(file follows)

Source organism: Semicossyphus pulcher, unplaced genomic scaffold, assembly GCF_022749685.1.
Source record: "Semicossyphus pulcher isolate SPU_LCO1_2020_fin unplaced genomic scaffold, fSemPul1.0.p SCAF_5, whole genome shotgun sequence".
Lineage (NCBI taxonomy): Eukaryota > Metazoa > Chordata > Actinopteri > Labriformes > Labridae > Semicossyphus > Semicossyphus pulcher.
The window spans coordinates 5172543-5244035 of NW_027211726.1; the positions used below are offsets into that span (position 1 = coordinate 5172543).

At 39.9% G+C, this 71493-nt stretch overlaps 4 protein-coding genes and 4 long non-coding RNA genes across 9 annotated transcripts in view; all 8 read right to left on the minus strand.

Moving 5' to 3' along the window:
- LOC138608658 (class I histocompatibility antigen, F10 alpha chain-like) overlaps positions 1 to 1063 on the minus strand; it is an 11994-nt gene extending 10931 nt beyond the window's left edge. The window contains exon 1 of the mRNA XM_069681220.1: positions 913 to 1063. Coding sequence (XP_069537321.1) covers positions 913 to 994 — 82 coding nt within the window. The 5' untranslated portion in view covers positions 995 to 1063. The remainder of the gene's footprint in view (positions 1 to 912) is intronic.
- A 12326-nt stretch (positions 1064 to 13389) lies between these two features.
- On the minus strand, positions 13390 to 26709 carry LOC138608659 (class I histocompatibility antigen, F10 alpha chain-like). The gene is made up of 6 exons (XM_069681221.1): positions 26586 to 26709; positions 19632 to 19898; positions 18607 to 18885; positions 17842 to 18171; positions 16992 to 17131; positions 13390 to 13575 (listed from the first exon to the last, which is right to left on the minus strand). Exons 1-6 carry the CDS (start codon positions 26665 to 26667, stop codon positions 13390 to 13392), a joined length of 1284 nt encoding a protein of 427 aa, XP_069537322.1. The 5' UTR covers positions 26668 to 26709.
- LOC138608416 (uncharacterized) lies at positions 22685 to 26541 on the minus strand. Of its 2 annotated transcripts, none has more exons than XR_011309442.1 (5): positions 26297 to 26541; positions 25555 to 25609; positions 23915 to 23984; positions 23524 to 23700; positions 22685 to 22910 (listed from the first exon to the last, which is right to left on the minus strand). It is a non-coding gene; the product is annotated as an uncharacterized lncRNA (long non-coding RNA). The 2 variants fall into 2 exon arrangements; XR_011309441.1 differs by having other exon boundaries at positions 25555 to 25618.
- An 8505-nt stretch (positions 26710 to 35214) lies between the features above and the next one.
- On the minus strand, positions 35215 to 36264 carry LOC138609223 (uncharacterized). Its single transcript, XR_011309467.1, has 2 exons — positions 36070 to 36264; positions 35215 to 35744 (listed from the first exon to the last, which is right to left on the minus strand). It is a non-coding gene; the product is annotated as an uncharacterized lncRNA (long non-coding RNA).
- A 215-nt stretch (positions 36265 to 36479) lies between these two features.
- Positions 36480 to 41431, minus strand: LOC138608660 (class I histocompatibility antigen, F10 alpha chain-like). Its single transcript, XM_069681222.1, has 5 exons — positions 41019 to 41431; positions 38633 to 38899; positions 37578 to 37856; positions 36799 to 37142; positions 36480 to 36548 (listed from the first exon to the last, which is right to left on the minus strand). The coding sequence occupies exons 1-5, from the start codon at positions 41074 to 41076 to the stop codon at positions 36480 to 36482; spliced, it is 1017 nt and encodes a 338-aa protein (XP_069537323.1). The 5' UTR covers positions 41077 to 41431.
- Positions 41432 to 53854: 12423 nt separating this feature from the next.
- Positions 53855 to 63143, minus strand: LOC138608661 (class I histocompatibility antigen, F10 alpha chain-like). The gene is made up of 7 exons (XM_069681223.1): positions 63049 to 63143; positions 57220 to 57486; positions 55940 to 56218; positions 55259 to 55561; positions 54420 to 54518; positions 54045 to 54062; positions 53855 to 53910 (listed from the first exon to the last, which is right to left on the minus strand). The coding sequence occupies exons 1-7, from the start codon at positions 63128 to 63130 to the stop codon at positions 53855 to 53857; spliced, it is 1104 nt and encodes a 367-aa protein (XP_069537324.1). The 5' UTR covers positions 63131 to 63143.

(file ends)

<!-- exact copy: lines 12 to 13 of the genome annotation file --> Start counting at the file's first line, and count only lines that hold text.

- On the minus strand, positions 35215 to 36264 carry LOC138609223 (uncharacterized). Its single transcript, XR_011309467.1, has 2 exons — positions 36070 to 36264; positions 35215 to 35744 (listed from the first exon to the last, which is right to left on the minus strand). It is a non-coding gene; the product is annotated as an uncharacterized lncRNA (long non-coding RNA).
- A 215-nt stretch (positions 36265 to 36479) lies between these two features.